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Maybe Joan Isom can go back to enjoying snow again after the New Year arrives, instead of fearing the worst of traffic snarls happening on Interstate 77.
In the past, Isom — as executive director for the Woods River Chapter of the American Red Cross and as the manager for disaster services — had been responsible for finding places for the stranded motorists to stay if the interstate got shut down and if their vehicles broke down.
While Isom likes snow, she quickly adds that she isn’t a fan of the way it makes for slick roads and manages to disrupt traffic.
“I just stay drawn in knots [worrying] where we would put people if I-77 is closed,” Isom said.
It’s happened before, so she can’t really relax during the winter.
After Dec. 31, that responsibility will fall to someone else after Isom officially retires. The relief agency continues to look for Isom’s successor.
She began her association with Red Cross in 1986 as a CPR and first aid instructor.
Red Cross named her the volunteer executive director in 1989. Isom started getting paid in April 2004.
“They let me practice a while,” she joked.
Her time as executive director in 1989 began with a bang.
“I started out by being handed a box of first aid books and taking it home — no records, no manuals or anything else,” Isom remembered. “Following that, I had one and a half days of training before [Hurricane] Hugo hit.
“A lot of my disaster training was on-the-job training,” she recalled. “A lot of trials by fire.”
Carroll, Grayson and Wythe counties and Galax got hit pretty hard by the deadly hurricane. After Isom submitted the disaster assessment that rescue squad volunteers compiled while helping victims, Red Cross sent in reinforcements from far and wide.
For two weeks, local relief officials received assistance from volunteers coming in from all over Virginia to help when downed trees disrupted the electric grid.
Woods River chapter started training volunteers to handle disasters after Hugo struck. The chapter now has 45 disaster-trained human resource volunteers as a result of the lessons from Hugo.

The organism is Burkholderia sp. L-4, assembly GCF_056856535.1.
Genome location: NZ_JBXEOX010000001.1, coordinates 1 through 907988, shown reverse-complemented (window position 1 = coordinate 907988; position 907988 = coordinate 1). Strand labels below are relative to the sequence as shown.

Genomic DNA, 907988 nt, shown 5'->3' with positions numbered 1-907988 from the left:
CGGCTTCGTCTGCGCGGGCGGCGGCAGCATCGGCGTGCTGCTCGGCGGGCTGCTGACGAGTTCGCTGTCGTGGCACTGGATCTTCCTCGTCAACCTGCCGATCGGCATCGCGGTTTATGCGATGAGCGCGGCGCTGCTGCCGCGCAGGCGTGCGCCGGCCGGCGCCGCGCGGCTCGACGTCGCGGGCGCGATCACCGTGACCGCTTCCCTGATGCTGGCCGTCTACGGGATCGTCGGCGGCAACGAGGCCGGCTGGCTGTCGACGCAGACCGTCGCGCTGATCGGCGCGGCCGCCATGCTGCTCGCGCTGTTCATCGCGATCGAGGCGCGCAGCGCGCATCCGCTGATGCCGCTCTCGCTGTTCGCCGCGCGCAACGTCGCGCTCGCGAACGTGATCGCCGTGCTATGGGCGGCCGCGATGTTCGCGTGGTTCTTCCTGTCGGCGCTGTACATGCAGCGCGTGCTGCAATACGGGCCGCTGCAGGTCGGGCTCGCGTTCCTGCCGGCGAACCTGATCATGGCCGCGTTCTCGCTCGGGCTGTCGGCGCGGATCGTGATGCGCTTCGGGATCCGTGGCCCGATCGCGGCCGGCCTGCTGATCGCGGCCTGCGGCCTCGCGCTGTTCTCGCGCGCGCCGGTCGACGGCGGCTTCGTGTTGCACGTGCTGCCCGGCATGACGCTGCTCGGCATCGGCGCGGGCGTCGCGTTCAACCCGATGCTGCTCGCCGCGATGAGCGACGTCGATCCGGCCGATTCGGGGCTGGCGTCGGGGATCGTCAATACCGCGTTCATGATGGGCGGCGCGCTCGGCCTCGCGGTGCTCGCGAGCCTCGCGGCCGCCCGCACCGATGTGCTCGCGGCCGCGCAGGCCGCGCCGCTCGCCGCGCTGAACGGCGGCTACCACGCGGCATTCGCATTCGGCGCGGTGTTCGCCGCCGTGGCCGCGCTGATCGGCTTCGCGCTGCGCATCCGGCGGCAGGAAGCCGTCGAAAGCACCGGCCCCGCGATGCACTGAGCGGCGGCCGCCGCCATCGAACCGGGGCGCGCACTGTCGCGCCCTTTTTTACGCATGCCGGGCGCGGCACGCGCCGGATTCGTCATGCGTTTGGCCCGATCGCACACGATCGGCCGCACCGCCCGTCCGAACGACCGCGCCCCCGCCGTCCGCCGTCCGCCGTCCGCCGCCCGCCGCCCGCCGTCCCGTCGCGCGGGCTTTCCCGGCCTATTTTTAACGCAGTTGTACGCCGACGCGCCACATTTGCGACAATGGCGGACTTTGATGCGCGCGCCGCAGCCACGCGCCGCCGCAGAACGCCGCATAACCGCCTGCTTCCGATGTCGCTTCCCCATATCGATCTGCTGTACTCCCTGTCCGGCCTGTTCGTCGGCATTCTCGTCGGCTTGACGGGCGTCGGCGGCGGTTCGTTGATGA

Also memorable was the bluegrass jam they held to celebrate closing the emergency shelter when everyone could go back to their homes.
The next-largest mobilization of local Red Cross resources fell during the Low Gap Mountain fire in 2000, when volunteers fed 3,500 firefighters and evacuees over a four-day period while they worked to extinguish that forest fire.
Woods River Chapter volunteers also assisted several families who fled New Orleans to the Twin Counties after Hurricane Katrina left its wake of destruction.
Volunteers also opened shelters after the July 1 derecho wind storm knocked out power to most of the Twin Counties and sent help to Pulaski and Glade Springs after devastating tornadoes went through those communities.
Feeding emergency workers and even police is another responsibility that Red Cross takes on. Isom said that, besides taking food to fire scenes, Woods River handed out more than 200 baloney sandwiches to the responders.
“It’s times like that it’s just so amazing to me that people are so willing to come together and just get it done,” she said.
Other Red Cross duties are needed more on the individual level, like helping get messages between soldiers overseas and their loved ones back home and families with members across national borders.
Red Cross also assisted at drownings, put on disaster training and pursued fundraising.
Isom feels blessed that she’s been able to intercede on behalf of those who have needed assistance over the years.
“I love helping people,” she said. “I have received a lot of joy and blessings by helping people who were hurting from disasters.”
After storms and fires, Isom has gone out to give comfort to those who have lost everything. “Sometimes help just comes in the means of listening, a hug, a warm blanket following a fire...”
A Pipers Gap native who never moved more than five miles from home, Isom volunteered in her community in other ways before joining Red Cross.
She served for 25 years on Pipers Gap Rescue Squad after being a charter member and a junior squad advisor. She was a PTA president, a Boy Scout and Girl Scout leader and support group leader for the U.S. Army Reserve 424th Transportation Company based in Galax.
Her willingness to get involved in the community service led to her being asked to work with Red Cross.
Isom now looks forward to spending time with her family and relaxing.
“I’m going to take time for just friends and self, reinvent myself,” Isom said. “After that I’ll decide what to do with myself.”
Her retirement activities probably will include spending time at home, reading and probably reviving her garden, she said.
And after that, Isom will probably go back to volunteering for the Red Cross.
“For the people she serves, Joan is the Red Cross,” wrote Lee Clark, CEO of the Red Cross, Virginia Mountain Region, in an e-mail to The Gazette. “She lives out our mission of preventing and alleviating human suffering in the face of emergencies. “She has done this in very tangible ways by mobilizing the tremendous power of dedicated volunteers,” he added.
“She has build a solid following of passionate volunteers who ensure that the Red Cross is strong in Woods River. She has invited donors to give generously to support our work.
“Because of Joan's efforts, the people of Woods River support the Red Cross with their time, talent and treasure because they know they can depend on Red Cross to be there when the community needs us most,” Clark wrote.